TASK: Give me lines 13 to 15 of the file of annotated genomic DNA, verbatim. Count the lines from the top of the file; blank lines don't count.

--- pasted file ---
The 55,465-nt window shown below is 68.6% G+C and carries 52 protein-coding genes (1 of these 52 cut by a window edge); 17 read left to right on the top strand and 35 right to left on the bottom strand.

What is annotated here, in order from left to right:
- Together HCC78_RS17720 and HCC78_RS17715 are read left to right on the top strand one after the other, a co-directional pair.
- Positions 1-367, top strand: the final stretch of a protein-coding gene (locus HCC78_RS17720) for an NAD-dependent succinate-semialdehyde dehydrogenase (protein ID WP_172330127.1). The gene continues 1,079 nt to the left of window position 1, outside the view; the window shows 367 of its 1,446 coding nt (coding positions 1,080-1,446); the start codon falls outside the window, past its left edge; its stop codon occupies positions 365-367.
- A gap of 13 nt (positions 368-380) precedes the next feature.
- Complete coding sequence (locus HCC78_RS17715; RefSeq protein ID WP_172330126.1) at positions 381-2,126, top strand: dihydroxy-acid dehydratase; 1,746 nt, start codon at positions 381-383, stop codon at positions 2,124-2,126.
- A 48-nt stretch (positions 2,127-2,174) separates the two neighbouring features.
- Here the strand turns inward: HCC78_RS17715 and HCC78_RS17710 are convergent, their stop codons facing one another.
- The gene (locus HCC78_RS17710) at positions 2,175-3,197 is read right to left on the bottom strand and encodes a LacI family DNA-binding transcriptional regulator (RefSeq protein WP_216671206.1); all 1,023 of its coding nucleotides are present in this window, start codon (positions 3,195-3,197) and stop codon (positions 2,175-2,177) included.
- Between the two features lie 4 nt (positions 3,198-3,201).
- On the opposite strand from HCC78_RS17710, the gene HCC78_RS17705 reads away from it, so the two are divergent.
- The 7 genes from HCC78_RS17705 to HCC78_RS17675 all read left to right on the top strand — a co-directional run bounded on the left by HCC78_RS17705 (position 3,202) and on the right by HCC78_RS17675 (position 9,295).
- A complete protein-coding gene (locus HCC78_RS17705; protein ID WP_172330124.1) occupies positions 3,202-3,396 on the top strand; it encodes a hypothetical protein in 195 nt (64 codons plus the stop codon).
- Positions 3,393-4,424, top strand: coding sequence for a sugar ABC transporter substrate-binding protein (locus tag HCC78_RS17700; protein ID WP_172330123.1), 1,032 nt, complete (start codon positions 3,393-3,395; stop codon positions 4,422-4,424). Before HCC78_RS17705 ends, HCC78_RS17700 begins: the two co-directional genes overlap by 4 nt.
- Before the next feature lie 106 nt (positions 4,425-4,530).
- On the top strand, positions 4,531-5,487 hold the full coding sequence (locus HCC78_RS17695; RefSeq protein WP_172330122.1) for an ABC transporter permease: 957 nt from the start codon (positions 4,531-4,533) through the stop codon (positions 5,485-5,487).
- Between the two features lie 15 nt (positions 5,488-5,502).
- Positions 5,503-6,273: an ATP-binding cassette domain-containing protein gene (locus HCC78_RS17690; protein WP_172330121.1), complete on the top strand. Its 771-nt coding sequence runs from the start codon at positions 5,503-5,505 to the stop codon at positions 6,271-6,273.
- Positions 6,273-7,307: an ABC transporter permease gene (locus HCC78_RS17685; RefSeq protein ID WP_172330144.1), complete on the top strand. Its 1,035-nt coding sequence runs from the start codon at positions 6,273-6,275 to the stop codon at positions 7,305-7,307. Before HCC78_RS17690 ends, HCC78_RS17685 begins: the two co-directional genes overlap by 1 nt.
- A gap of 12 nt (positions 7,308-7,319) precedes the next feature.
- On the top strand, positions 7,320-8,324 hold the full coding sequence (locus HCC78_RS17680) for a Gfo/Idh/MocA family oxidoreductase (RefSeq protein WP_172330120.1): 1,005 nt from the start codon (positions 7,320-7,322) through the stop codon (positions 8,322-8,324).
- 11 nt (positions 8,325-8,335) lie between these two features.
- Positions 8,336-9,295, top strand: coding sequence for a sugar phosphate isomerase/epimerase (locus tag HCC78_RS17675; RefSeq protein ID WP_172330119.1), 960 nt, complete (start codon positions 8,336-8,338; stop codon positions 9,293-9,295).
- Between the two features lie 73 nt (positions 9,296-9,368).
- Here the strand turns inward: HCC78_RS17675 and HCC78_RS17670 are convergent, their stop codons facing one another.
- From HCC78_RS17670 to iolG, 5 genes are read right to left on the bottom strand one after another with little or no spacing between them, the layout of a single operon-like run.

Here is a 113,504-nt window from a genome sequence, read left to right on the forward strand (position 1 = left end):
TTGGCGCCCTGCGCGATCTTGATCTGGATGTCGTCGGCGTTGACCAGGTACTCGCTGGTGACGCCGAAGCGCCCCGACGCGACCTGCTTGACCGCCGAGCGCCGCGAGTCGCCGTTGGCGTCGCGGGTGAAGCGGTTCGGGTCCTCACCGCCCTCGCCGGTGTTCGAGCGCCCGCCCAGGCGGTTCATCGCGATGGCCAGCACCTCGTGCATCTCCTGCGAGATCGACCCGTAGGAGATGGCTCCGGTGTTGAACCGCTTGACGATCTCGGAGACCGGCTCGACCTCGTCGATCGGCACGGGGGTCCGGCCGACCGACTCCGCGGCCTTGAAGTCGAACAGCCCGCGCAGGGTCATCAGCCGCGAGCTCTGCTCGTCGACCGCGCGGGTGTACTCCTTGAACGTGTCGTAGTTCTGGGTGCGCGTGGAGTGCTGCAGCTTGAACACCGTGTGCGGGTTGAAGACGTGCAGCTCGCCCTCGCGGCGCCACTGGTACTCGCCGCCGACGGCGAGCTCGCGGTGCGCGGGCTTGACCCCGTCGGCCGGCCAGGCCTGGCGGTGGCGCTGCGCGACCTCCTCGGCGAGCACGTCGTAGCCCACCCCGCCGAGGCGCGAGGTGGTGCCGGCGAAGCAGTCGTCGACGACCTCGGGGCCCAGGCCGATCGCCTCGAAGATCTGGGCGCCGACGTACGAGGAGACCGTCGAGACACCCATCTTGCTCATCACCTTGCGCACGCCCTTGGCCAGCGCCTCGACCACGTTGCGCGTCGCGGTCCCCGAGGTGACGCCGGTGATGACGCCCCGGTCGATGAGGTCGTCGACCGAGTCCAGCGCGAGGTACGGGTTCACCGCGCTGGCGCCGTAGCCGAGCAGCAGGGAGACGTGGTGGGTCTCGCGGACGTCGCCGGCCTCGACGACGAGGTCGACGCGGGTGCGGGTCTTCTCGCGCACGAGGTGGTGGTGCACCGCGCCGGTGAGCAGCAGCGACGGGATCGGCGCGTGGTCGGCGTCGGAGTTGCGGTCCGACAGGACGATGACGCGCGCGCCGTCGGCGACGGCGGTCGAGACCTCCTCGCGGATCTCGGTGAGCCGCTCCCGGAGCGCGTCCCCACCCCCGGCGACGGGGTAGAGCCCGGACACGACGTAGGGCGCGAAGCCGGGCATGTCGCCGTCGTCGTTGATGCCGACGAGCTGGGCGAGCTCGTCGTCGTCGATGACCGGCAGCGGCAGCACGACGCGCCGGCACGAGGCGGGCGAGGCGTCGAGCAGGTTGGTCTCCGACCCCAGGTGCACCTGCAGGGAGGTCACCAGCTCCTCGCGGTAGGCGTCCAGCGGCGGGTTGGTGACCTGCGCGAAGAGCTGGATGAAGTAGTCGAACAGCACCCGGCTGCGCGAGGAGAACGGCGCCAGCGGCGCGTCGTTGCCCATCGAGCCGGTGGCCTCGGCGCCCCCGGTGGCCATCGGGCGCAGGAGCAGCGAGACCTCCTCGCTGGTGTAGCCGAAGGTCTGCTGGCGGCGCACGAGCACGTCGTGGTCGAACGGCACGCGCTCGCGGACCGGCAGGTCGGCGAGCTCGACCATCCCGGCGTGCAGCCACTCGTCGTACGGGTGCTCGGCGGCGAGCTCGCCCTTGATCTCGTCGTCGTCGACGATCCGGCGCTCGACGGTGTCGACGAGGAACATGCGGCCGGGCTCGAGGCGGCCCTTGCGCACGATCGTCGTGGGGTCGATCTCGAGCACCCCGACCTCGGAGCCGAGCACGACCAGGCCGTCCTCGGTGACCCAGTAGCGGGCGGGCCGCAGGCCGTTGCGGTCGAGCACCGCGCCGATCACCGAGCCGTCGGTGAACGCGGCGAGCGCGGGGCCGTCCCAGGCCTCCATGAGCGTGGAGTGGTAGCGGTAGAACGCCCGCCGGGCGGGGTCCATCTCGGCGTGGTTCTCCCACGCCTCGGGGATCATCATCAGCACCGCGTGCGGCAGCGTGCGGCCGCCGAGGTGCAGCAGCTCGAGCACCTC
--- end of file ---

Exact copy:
- A complete protein-coding gene (locus HCC78_RS17705; protein ID WP_172330124.1) occupies positions 3,202-3,396 on the top strand; it encodes a hypothetical protein in 195 nt (64 codons plus the stop codon).
- Positions 3,393-4,424, top strand: coding sequence for a sugar ABC transporter substrate-binding protein (locus tag HCC78_RS17700; protein ID WP_172330123.1), 1,032 nt, complete (start codon positions 3,393-3,395; stop codon positions 4,422-4,424). Before HCC78_RS17705 ends, HCC78_RS17700 begins: the two co-directional genes overlap by 4 nt.
- Before the next feature lie 106 nt (positions 4,425-4,530).